Water mills fascinate me. My first solo excavation was of a 17th-century mill in England, a large operation quite different from those we know of from the Middle Ages. Medieval mills were compact and made efficient use of canalized streams of water rather than powerful rivers.
Now my fascination with mills has got me into hot water. A rescue excavation ten years ago at the site of my old excavations at San Vincenzo al Volturno in Molise – made long after my time – found remarkable timber sub-structures reaching out from the 8th- to 9th century monastery into the river Volturno. The excavator published the wooden beams as remains of wharfs. I disagreed because boating along this river was almost always impossible.
Rescue excavations in the Volturno 2007. Note the blocks and timbers
Instead I have hypothesized that the so-called wharfs were the strong foundation casements for a line of small mills to feed San Vincenzo’s large population of monks and servants (see my essay –‘In small things forgotten’, Archeologia Medievale XLII (2016), 419-22). What particularly puzzled me were the line of three huge stone blocks beyond the timber sub-structures in the middle of the river. These looked like supports but for what?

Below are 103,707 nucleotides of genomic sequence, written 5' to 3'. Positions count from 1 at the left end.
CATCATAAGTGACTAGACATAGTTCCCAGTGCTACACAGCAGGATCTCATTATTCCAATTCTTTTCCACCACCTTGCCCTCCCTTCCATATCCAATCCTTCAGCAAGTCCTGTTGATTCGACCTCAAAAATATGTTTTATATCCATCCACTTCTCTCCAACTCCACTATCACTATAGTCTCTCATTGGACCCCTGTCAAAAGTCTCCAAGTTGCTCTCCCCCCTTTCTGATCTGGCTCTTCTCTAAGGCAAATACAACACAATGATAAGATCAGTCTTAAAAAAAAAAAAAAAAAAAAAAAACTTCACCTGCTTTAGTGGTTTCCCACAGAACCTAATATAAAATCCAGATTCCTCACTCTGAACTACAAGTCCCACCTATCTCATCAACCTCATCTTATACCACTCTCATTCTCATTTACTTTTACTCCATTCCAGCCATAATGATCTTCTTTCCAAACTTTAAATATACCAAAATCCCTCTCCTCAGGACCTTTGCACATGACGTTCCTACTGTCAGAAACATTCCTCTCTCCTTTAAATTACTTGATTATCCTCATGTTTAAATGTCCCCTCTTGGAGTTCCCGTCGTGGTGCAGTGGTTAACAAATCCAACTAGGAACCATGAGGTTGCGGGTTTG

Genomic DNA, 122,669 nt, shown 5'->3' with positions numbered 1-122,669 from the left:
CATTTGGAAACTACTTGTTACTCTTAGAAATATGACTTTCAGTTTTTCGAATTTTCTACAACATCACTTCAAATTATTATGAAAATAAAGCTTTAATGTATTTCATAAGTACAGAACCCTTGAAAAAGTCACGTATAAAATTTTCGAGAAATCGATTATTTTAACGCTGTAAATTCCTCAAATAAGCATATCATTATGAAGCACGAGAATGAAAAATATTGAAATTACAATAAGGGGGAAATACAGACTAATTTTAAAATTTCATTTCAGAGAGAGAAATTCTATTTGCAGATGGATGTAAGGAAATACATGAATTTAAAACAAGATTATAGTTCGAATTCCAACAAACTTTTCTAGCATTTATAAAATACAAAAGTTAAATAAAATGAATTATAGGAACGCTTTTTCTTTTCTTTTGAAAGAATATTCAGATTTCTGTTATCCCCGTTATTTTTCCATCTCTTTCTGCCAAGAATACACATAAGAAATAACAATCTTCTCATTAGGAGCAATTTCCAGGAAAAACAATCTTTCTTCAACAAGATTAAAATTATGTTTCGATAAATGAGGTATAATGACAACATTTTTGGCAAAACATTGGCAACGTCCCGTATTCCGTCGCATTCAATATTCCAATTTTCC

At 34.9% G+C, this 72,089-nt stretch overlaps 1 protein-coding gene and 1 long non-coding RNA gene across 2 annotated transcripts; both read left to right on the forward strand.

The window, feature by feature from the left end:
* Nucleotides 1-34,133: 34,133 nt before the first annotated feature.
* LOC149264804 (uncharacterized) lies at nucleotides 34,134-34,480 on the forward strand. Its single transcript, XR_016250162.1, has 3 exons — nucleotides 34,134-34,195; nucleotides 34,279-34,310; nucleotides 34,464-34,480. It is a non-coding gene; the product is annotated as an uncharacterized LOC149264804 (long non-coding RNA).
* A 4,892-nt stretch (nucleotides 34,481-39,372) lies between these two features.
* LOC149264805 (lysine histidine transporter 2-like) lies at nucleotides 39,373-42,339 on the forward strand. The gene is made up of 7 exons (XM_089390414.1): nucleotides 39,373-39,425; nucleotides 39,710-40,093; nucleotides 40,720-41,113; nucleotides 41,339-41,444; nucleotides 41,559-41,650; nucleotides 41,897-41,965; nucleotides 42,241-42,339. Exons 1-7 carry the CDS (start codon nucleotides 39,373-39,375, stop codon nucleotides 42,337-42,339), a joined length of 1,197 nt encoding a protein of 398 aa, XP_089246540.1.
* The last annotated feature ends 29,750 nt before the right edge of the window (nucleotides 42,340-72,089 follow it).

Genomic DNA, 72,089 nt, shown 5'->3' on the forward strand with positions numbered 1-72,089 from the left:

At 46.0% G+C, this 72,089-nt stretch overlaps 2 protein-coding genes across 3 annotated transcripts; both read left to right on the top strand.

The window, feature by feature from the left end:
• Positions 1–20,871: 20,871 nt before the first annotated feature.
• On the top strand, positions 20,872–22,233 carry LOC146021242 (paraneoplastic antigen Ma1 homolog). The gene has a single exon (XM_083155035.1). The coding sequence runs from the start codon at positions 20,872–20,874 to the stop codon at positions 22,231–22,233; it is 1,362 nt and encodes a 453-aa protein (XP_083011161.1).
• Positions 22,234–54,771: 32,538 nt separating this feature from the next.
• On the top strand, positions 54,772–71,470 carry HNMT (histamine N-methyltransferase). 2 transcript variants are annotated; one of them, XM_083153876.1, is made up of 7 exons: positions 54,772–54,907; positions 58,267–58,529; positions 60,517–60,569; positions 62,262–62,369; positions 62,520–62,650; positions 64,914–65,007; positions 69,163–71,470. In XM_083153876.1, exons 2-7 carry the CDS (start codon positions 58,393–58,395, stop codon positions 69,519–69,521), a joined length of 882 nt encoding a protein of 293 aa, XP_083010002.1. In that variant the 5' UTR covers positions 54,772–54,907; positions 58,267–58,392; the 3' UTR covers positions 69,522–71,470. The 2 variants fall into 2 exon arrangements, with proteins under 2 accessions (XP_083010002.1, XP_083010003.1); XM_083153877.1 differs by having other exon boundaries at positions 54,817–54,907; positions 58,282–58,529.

Now I have one possible answer. It comes from a small reconstructed mill at Bad Moos in the Fiscalina valley in the Alto Adige. This reconstruction is intended to be a nostalgic monument to the many mills here in early modern times. Its footprint is small, only 2.3 m square but the channelled water drives an overshot wheel about 1.5 m. in diameter. The key component of the mill is its axle driving the millstones. Thick and strong, this wooden beam is anchored beyond the wheel on a solid, upright block.
Bad Moos mill
Look closely and the reconstructed block at Bad Moos resembles those blocks in the river at San Vincenzo. Close to Bad Moos is another mill with another such block, in this case a larger mill brought to the Rainer Family Hotel from southern Austria and over a century old.
The Rainer Family Hotel mill - note the axle support
Did Dark Age San Vincenzo place huge store in its capacity to mill grain from its estates? Its granary, which I excavated (and published) some years ago, was a large building with capacity for 180 tons of grain (sufficient to feed a community numbering roughly 150 persons, monks, etc.). Do these enigmatic blocks in the Volturno and these Alto Adige modern mill reconstructions show how important bread milling was for these Molisani monks?
The debate will surely continue….